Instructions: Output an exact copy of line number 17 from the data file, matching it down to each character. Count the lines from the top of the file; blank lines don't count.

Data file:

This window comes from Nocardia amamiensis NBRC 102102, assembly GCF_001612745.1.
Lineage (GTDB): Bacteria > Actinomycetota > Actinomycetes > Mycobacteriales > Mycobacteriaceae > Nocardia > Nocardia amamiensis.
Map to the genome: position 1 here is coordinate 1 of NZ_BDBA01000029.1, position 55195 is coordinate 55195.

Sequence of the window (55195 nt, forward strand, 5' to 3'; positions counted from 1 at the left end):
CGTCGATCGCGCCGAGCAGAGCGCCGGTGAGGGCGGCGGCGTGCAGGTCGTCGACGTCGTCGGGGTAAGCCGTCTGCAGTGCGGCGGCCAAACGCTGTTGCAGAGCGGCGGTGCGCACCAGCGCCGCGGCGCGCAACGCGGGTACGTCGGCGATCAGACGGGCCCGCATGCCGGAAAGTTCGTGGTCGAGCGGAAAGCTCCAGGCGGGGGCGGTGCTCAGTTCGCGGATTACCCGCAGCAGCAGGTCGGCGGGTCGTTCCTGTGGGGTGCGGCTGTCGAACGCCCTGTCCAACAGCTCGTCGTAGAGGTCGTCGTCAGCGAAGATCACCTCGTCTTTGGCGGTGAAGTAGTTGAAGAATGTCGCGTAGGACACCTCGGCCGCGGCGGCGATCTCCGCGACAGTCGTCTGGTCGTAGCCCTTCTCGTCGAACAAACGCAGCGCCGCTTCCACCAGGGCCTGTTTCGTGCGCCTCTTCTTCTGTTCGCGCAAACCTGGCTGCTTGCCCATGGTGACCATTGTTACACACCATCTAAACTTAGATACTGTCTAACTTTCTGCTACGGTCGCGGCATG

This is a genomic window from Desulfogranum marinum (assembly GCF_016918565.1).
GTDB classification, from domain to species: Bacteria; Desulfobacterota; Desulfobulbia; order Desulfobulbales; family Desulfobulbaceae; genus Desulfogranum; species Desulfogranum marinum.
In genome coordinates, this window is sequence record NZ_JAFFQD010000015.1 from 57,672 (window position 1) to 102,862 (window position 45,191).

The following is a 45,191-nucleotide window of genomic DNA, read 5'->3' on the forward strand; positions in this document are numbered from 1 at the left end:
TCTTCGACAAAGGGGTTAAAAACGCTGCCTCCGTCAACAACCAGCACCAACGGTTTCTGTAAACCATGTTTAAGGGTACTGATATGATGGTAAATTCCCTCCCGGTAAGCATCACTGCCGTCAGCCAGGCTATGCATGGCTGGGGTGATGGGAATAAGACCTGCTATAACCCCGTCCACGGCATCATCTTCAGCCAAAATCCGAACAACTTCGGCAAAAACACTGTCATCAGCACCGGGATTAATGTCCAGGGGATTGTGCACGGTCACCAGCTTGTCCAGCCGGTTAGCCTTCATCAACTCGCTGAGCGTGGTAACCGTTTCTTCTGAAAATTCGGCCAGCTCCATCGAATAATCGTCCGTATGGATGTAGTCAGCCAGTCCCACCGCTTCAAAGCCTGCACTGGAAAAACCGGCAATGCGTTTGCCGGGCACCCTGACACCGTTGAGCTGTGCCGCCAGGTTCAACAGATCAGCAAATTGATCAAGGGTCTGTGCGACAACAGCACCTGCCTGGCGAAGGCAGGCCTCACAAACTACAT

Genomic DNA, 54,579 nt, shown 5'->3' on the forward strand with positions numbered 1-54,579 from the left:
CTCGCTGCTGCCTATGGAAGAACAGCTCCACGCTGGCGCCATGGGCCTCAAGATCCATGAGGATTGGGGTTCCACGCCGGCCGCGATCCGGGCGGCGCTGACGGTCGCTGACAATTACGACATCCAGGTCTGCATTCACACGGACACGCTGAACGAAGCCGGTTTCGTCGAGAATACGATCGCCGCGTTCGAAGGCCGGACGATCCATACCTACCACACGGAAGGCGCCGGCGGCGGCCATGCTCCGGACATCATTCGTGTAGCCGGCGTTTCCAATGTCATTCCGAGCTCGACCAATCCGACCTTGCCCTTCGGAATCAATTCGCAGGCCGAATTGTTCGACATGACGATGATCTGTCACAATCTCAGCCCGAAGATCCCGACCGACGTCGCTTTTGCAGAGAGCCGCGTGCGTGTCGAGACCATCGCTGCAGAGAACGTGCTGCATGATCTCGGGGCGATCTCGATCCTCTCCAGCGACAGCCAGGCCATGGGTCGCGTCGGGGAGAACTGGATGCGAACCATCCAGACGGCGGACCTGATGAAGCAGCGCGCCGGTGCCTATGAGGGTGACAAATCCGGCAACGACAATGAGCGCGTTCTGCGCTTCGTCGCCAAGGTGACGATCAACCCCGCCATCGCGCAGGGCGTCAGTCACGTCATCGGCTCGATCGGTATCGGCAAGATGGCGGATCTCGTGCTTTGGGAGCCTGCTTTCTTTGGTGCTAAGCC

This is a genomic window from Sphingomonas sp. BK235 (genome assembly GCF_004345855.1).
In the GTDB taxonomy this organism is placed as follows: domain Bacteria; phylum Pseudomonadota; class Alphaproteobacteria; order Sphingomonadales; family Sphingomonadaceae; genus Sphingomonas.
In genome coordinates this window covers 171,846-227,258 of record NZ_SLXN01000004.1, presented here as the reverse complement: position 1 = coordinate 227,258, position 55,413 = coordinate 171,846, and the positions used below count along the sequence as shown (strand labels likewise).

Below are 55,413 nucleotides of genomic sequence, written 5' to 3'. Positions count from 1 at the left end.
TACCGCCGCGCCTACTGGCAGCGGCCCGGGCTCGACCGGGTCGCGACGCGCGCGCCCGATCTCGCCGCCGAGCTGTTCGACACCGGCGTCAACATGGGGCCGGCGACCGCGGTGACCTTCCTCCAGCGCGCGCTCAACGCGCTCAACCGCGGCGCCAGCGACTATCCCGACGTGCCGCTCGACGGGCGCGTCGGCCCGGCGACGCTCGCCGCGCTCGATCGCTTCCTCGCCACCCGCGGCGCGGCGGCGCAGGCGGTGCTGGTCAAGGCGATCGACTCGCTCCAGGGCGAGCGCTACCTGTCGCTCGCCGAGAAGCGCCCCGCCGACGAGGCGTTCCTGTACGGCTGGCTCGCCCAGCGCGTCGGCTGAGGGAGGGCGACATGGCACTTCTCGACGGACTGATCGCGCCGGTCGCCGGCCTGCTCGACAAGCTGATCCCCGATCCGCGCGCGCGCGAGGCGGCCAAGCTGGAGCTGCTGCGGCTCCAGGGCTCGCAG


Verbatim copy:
TACCGCCGCGCCTACTGGCAGCGGCCCGGGCTCGACCGGGTCGCGACGCGCGCGCCCGATCTCGCCGCCGAGCTGTTCGACACCGGCGTCAACATGGGGCCGGCGACCGCGGTGACCTTCCTCCAGCGCGCGCTCAACGCGCTCAACCGCGGCGCCAGCGACTATCCCGACGTGCCGCTCGACGGGCGCGTCGGCCCGGCGACGCTCGCCGCGCTCGATCGCTTCCTCGCCACCCGCGGCGCGGCGGCGCAGGCGGTGCTGGTCAAGGCGATCGACTCGCTCCAGGGCGAGCGCTACCTGTCGCTCGCCGAGAAGCGCCCCGCCGACGAGGCGTTCCTGTACGGCTGGCTCGCCCAGCGCGTCGGCTGAGGGAGGGCGACATGGCACTTCTCGACGGACTGATCGCGCCGGTCGCCGGCCTGCTCGACAAGCTGATCCCCGATCCGCGCGCGCGCGAGGCGGCCAAGCTGGAGCTGCTGCGGCTCCAGGGCTCGCAG